Brad (Ben Schnetzer) is a college-student-to-be. His brother Brett (Nick Jonas) already attends the college he is accepted to, and Brett is a member of an elite fraternity on campus as well. Brad, still recovering from a brutal physical assault, is convinced to join the frat, where his ethical patience is severely tested.
Goat has an introduction that is evocative of other movies of its ilk. The “wild life” is in full effect, portrayals of those parties that you never were invited to in college littering the first act. This film takes on odd approach to this, however. Where social problem films addressing youth and collegiate culture will show the vibrant side of the party before revealing the dark underbelly, Goat quickly shows the dark side before returning to the vibrancy before going back to the dark.
It is an approach that confuses not only chronology but character motivation. The way the film begins, it appears as if the film will take a no frills attitude toward the highly volatile culture that it will portray. But it doesn’t fully commit to this until later in the film, even though our protagonist has made an active move to distance himself from what he will eventually join into.
Ignoring the narrative hiccups, the film suffers from an inconsistent style. At times—in two shots and wider—the camera remains static. When the camera pulls in closer than that it becomes an awkward cinema verite. The number of shots in a close-up shot-reverse shot structure that slowly track in is far too high. One scene depicting a simple conversation uses this track in on almost every shot, to a severely clunky effect.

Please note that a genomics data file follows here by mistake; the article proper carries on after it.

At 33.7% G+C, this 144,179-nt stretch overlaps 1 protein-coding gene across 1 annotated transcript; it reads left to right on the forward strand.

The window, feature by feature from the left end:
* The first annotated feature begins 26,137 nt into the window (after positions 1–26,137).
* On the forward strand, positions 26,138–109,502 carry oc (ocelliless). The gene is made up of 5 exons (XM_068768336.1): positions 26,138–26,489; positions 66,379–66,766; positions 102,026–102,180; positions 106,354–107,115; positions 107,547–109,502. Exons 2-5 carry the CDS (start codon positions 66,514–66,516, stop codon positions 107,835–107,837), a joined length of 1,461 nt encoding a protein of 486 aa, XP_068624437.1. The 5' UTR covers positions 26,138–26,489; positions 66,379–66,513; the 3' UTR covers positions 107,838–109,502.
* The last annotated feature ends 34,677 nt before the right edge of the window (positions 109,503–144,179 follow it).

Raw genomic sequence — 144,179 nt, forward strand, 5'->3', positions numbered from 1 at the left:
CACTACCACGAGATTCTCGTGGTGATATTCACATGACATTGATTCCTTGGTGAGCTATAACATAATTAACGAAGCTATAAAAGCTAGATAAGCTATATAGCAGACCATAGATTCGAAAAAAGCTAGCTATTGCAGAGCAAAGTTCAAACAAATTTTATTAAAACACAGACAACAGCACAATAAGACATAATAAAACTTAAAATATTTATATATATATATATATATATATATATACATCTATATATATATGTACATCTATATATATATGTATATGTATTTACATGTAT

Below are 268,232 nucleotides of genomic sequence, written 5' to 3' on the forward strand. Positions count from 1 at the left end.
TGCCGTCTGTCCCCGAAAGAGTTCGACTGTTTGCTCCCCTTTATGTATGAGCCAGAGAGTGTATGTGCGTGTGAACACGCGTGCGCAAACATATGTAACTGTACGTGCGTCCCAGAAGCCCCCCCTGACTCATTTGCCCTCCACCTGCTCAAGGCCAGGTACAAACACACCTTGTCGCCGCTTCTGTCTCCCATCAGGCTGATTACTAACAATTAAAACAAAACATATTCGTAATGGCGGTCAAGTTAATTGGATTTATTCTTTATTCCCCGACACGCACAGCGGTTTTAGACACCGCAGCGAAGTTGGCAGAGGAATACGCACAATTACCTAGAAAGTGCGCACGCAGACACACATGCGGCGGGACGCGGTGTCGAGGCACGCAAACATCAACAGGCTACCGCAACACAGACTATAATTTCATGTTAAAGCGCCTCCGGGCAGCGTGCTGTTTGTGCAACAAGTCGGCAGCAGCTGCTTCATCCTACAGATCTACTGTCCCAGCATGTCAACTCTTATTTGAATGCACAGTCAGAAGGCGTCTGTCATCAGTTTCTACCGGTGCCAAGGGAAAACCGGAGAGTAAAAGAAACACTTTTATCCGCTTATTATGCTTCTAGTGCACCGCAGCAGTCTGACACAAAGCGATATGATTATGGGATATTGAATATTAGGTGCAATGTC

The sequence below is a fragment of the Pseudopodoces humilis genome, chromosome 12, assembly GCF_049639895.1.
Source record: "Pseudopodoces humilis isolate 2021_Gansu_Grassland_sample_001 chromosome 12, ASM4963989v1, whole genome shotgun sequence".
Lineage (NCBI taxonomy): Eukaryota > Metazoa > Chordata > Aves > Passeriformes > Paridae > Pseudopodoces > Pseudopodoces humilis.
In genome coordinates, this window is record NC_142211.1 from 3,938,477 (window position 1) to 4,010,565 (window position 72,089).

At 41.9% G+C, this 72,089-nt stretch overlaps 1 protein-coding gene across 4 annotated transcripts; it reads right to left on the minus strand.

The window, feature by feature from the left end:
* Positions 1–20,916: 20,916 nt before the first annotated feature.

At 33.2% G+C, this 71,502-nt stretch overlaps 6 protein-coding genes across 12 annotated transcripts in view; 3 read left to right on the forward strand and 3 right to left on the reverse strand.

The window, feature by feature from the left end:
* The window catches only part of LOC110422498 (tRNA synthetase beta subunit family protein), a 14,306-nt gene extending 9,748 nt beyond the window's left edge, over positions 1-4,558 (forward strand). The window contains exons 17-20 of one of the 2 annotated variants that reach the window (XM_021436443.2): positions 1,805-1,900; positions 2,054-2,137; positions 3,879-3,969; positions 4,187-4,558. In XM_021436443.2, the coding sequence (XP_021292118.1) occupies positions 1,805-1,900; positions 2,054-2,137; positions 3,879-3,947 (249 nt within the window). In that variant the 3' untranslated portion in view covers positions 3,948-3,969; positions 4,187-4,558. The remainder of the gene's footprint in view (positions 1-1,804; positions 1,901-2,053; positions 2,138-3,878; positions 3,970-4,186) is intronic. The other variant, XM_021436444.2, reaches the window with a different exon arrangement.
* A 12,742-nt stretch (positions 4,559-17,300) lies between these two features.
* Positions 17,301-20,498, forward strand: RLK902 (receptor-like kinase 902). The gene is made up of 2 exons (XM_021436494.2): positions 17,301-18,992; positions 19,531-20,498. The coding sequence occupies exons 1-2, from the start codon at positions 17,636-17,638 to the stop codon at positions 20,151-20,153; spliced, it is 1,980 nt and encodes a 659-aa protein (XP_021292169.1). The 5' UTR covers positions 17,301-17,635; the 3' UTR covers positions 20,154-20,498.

With a movie that is predominately composed of screaming and moaning, it is somewhat difficult to judge the merits of its performances. They don’t hand out Oscars for Best Mud Wrestling Match or Best Beer Shotgun. Still, when the dust settles, there are surprisingly positive performances from the likes of Schnetzer and Jonas. Schnetzer is a young talent, and his performance at least gives us something to root for, even when his character becomes a tool of the plot rather than a rational person. As for James Franco, he is merely set dressing, perhaps added into the script after he jumped on as a producer.
Goat is a movie meant to incite rage and disgust. Without a narrative capable of having something to say beyond its thesis statement, it cannot properly have this effect on any discerning moviegoer. The film lacks a compelling arc; it is a 90-minute assault bookended by what feel like narrative obligations. It is The 120 Days of Sodom with a bro tank and a backwards cap.
There is a problem with Goat at its actual core. The truth of the story becomes subject to sensationalized montages, the scenes that will be remembered in spite of their poor construction. When all is said and done, the film ends with neither resolution nor incentive for resonance once the lights comes up. As important as the issue may be, the filmic equivalency fails to live up to the immediacy of said issue.
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—Alex Brannan (@TheAlexBrannan)